House Republican leaders, however, may have a difficult time resisting a bipartisan deficit-reduction plan from the Senate if President Obama throws his weight behind it.

The Gang of Six is putting together an agreement that would be based largely on the work of the Bowles-Simpson deficit-reduction panel, which Obama endorsed this past week.

Obama outlined his own vision for deficit reduction at George Washington University Wednesday, acknowledging his approach “borrows from the recommendations of the bipartisan fiscal commission that I appointed last year.”

Obama is eager for the Gang of Six to wrap up its negotiations, and he put pressure on the group to speed things along by announcing his decision to tap Vice President Joe BidenJoseph (Joe) Robinette BidenOvernight Tech: FCC won't delay net neutrality vote | Google pulls YouTube from Amazon devices | Biden scolds social media firms over transparency Medicaid funds shouldn't be used to subsidize state taxes on health care Biden hits social media firms over lack of transparency MORE to head bipartisan deficit-reduction talks on the Hill starting next month.

There’s growing concern that the Gang of Six negotiations may drag on without reaching a deal, similar to the laggardly healthcare negotiations that Sen. Max BaucusMax Sieben BaucusBooker tries to find the right lane  Top Lobbyists 2017: Hired Guns GOP tries to keep spotlight on taxes amid Mueller charges MORE (D-Mont.) led for months in 2009. Those talks ultimately proved fruitless and sapped political momentum from healthcare reform.

“They’re impatient and I don’t blame them,” Durbin said of the president and his advisers in a Thursday interview. “Let’s look back at the healthcare debate. There was a study group there that never finished.”

Senate Republican leader Mitch McConnellAddison (Mitch) Mitchell McConnellGOP strategist donates to Alabama Democrat McConnell names Senate GOP tax conferees Brent Budowsky: A plea to Alabama voters MORE (R-Ky.), who became a fierce opponent of the healthcare reform legislation, kept close tabs on the three Republicans who met Baucus in 2009: Sens. Olympia Snowe (Maine), Chuck GrassleyCharles (Chuck) Ernest GrassleyGrassley blasts Democrats over unwillingness to probe Clinton GOP and Dems bitterly divided by immigration Thanks to the farm lobby, the US is stuck with a broken ethanol policy MORE (Iowa) and Mike EnziMichael (Mike) Bradley EnziMcConnell names Senate GOP tax conferees Live coverage: Senate Republicans pass tax bill The Hill's Whip List: Where Republicans stand on Senate tax bill MORE (Wyo.).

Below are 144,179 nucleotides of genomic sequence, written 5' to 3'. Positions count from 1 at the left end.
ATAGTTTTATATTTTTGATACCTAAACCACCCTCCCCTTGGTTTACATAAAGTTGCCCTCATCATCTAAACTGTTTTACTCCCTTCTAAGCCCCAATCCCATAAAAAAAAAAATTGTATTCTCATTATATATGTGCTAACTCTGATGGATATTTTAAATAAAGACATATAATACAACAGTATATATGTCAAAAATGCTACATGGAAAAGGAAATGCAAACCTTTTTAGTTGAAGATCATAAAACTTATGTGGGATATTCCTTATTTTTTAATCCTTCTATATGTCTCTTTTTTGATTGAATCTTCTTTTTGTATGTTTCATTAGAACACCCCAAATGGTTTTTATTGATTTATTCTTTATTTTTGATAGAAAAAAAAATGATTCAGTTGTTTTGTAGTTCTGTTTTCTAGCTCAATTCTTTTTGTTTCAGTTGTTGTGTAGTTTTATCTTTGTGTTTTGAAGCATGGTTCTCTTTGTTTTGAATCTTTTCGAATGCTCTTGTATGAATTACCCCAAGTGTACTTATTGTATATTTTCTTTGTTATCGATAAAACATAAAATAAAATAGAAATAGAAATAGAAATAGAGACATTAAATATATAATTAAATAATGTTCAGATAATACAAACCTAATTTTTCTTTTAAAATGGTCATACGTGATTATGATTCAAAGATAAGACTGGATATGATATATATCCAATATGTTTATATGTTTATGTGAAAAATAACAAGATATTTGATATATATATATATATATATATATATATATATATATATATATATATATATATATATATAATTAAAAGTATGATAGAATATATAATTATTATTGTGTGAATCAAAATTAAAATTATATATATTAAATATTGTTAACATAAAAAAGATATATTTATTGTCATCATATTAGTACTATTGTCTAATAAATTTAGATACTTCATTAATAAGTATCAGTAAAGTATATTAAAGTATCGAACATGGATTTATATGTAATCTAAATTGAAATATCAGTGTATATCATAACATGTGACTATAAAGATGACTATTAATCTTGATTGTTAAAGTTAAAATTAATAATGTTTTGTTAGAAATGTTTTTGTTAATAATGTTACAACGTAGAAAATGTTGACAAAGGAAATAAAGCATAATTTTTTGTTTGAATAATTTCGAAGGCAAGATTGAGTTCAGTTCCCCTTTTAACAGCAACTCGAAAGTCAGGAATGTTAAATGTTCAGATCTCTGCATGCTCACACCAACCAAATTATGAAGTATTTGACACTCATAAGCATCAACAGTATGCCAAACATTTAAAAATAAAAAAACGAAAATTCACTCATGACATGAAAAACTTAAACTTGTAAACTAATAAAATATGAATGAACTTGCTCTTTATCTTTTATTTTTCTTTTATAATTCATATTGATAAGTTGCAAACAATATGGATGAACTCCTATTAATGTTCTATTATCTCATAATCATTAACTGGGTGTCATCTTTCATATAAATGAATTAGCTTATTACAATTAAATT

Snowe, Grassley and Enzi characterized their frequent conversations with McConnell as status updates, but Democrats suspected that McConnell was holding them back from striking a deal.

Conservatives such as Norquist expect that Boehner would try to put the brakes on a deficit-reduction deal that would raise taxes and force a tough vote on members of his caucus.

Senate insiders say that it’s natural that Chambliss would meet with Boehner because they are close friends from their days of service together in the House. Coburn and Crapo also served with Boehner in the 1990s.

But their shared history doesn’t mean they see eye-to-eye on fiscal issues — Coburn and Crapo voted against the budget deal Boehner crafted with Obama and Senate Majority Leader Harry ReidHarry ReidBill O'Reilly: Politics helped kill Kate Steinle, Zarate just pulled the trigger Tax reform is nightmare Déjà vu for Puerto Rico Ex-Obama and Reid staffers: McConnell would pretend to be busy to avoid meeting with Obama MORE (D-Nev.) to cut nearly $40 billion from 2011 spending levels.

Boehner declined to comment on the meeting with the Gang of Six members when asked about it afterward during a hallway interview. Chambliss said “no comment” when queried on his way from the meeting to the Senate Intelligence Committee room.

A spokesman for Coburn and a spokeswoman for Crapo also declined to comment.

Durbin said Democratic Gang of Six members have given status updates to Obama.